The Wales Office is absolutely essential, given the current settlement. It is very difficult to see how Legislative Competence Orders could be progressed without the Wales Office being there to take the Legislative Competence Orders through Parliament, it is difficult to see what other mechanism might exist that would have the same kind of drive [...] so the situation we have at the moment where we have Legislative Competence Orders does very much require the existence of both the Wales Office and the position of Secretary of State for Wales in order to ensure that LCOs have a smooth and timely passage through Parliament.[84]

We agree, although the focus of the Wales Office should be to speed up the processes in Whitehall as Parliament has dealt expeditiously with each proposal presented to it.

64. Alan Trench questioned the influence the Wales Office could have, given the size of the Office in relation to Whitehall departments:

    With the best will in the world a free-standing Wales Office is a small and not high-ranking department in Whitehall. It is therefore inevitable that this structure will lead to Welsh devolution remaining at best a secondary consideration in Whitehall.[85]

The Secretary of State for Wales disagreed, and said that:

    The Wales Office is a midget in Whitehall terms but it is a pretty feisty, powerful midget in batting for Wales [...] we are always fighting Wales' corner and that is true for all our officials.[86]

65. Sir Jon Shortridge, former Permanent Secretary of the Welsh Assembly Government stated that he had "always seen the Wales Office as having a temporary role",[87] although this was not a view shared by the majority of our witnesses. He argued that while a strong Welsh presence had been important in the early years of the devolution settlement, it would not be the case in the future:

    I do think that, as the settlement matures, the need for the Wales Office diminishes, with this one exception about Legislative Competence Orders where they have a big role. If the process around Legislative Competence Orders is maintained [...] then I can see that there is a role for the Wales Office around those; but then there may be a referendum in years to come and at that point if the Assembly were able to get full primary legislative powers, the Wales Office's role in relation to LCOs by definition would fall away.[88]

66. In describing his role, the Secretary of State explained that:

    My primary duty is to support the Welsh Assembly Government in making sure that objectives which it sets and the Assembly wants to achieve are supported in Whitehall. That is my main responsibility in respect of the Welsh Assembly Government; it is not my job as Secretary of State to second guess the Welsh Assembly Government.[89]

However, Alan Trench identified the future danger of the politicisation of the role of the Secretary of State, and the Wales Office if there were governments of different political hues in Wales and Whitehall, and compared it to the current situation with the Scotland Office:

    Since 2007, and particularly since 2008, the Scotland Office has become increasingly politically active and assertive, taking on more emphatically the role of the voice of the UK Government in Scotland. Its work has come to be seen as increasingly party-political, and therefore as involving opposition to the present Scottish Government [...] It is seen by the Scottish Government as being a political adversary, and so not only Scotland Office ministers but the officials working for them are trusted very much less [...] It would be seriously destabilising constitutionally, and cause serious damage to the working of devolution and so the delivery of public services, if the work of the Wales Office were to be compromised in a similar way.[90]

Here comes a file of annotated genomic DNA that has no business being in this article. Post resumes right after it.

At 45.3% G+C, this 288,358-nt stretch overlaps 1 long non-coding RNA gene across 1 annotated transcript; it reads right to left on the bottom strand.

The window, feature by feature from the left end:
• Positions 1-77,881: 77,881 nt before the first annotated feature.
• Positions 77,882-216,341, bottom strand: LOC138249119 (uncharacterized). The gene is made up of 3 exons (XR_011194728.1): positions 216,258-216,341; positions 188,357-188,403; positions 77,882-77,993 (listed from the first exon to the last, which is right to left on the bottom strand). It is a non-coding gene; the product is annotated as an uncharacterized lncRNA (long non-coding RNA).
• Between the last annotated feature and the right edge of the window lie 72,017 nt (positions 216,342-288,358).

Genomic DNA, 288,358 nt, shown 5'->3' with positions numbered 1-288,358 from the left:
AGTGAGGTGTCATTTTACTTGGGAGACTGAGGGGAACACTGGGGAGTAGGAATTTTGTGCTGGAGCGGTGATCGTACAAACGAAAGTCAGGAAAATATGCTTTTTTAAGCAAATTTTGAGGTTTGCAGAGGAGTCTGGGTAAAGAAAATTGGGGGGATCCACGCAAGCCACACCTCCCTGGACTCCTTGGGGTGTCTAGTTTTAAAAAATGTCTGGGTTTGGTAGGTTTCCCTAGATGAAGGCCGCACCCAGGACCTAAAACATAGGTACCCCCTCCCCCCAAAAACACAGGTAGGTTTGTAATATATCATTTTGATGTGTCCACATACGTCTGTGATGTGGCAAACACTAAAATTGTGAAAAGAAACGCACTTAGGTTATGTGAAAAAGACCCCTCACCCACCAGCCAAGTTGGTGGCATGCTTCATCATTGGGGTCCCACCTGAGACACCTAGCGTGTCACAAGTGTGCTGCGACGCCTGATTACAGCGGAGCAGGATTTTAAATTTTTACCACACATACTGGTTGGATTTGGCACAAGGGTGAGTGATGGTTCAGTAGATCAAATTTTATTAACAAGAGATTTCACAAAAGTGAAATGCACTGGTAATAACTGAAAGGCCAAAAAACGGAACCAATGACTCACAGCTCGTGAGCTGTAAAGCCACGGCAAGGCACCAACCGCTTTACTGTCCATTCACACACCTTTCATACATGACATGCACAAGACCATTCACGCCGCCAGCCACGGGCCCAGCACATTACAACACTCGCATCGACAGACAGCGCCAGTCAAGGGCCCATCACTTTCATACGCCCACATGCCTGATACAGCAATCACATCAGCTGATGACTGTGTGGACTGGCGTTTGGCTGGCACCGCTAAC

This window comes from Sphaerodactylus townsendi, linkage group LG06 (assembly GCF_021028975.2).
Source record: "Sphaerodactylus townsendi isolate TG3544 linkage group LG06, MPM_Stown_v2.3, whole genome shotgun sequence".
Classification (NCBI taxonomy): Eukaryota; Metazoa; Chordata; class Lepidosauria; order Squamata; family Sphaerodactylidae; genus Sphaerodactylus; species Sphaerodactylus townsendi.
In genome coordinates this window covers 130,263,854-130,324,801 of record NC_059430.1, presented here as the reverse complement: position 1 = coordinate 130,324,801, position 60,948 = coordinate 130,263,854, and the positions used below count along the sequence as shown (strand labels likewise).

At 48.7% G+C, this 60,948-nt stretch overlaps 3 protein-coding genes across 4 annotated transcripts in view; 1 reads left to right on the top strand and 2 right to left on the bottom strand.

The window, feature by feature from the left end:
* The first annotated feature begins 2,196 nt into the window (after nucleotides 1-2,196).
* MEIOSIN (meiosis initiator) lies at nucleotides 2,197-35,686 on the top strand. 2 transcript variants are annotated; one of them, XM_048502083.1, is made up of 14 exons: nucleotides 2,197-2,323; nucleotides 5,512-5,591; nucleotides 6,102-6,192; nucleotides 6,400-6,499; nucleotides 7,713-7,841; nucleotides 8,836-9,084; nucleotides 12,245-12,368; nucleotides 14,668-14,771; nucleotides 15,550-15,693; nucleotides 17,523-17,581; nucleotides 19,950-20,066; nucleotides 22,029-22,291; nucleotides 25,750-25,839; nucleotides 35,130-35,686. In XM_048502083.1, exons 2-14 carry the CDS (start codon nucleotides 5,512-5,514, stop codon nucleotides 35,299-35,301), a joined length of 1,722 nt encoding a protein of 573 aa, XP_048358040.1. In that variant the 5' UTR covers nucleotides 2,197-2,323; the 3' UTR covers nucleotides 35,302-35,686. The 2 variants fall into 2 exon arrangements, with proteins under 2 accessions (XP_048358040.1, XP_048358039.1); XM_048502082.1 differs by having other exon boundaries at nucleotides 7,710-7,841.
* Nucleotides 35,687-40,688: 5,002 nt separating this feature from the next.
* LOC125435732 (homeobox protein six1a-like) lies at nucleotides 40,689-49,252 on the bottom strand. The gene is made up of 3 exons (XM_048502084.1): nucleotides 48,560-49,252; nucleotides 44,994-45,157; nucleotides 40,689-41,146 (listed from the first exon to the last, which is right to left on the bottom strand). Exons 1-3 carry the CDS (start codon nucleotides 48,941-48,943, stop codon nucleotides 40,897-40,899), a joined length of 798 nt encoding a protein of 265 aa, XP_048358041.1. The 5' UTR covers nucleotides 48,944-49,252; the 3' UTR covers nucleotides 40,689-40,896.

A missing centre?

67. Alan Trench argued that there was "an absence of any 'strong centre' relating to devolution within UK Government".[91] He described the current arrangements for the co-ordination of government business relating to devolution as a "fragmentation of responsibilities"[92] between the Ministry of Justice, the Cabinet Office and the Wales Office:

    The lack of any one office within government with responsibility for devolution overall is, in my view, a serious deficiency in how the UK Government deals with devolution.[93]

68. Dame Gillian Morgan, Permanent Secretary to the Welsh Assembly Government, highlighted the three types of relationships that the Welsh Assembly Government had with Whitehall due to this fragmentation:

    There is a big constitutional issue which is where does devolution go, which is the type of debate we should have with the Ministry of Justice. There is the nitty-gritty debate we have on a day-to-day basis with the Wales Office and individual departments and then there is a strategic co-ordination role sitting in the middle which is no different really from devolution in pulling together what happens between DEFRA and DECC in terms of the different perspectives around energy policy or animals.[94]

69. The Secretary of State for Wales defended the current settlement, stating that the different roles of the departments worked well together with the "MoJ focusing on the strategy of devolution and the Cabinet Office focusing on the co-ordination, almost day-to-day and certainly week-to-week, of policy development".[95]

70. Many witnesses argued that a lack of a single office prevented the UK from taking a co-ordinated view of devolution, with Rhodri Morgan AM commenting that there was a danger of Wales becoming the "hypotenuse in a Bermuda Triangle" between the different departments in Whitehall. [96] The Welsh Assembly Government stated that:

    … somewhere in between general constitutional policy and inter-governmental relations there should be a focus within Government for its policy on devolution. The means of ensuring that […] issues are considered in the round is not transparent.[97]

71. Dr Jim Gallagher admitted that there were alternative ways of organising devolution across government "which would be potentially at least as good, or even potentially perhaps better, than what we have got".[98]

72. Sir Jon Shortridge stated that he felt that the focus of devolution within the UK Government should sit in the Cabinet Office.[99] Alan Trench also considered that the Cabinet Office could be the strong centre of devolution in government. Although he had some initial reservations about the Cabinet Office as a policy centre, rather than its current role as process management and co-ordination, he saw the possibility of a devolution secretariat, similar to the current European secretariat.[100]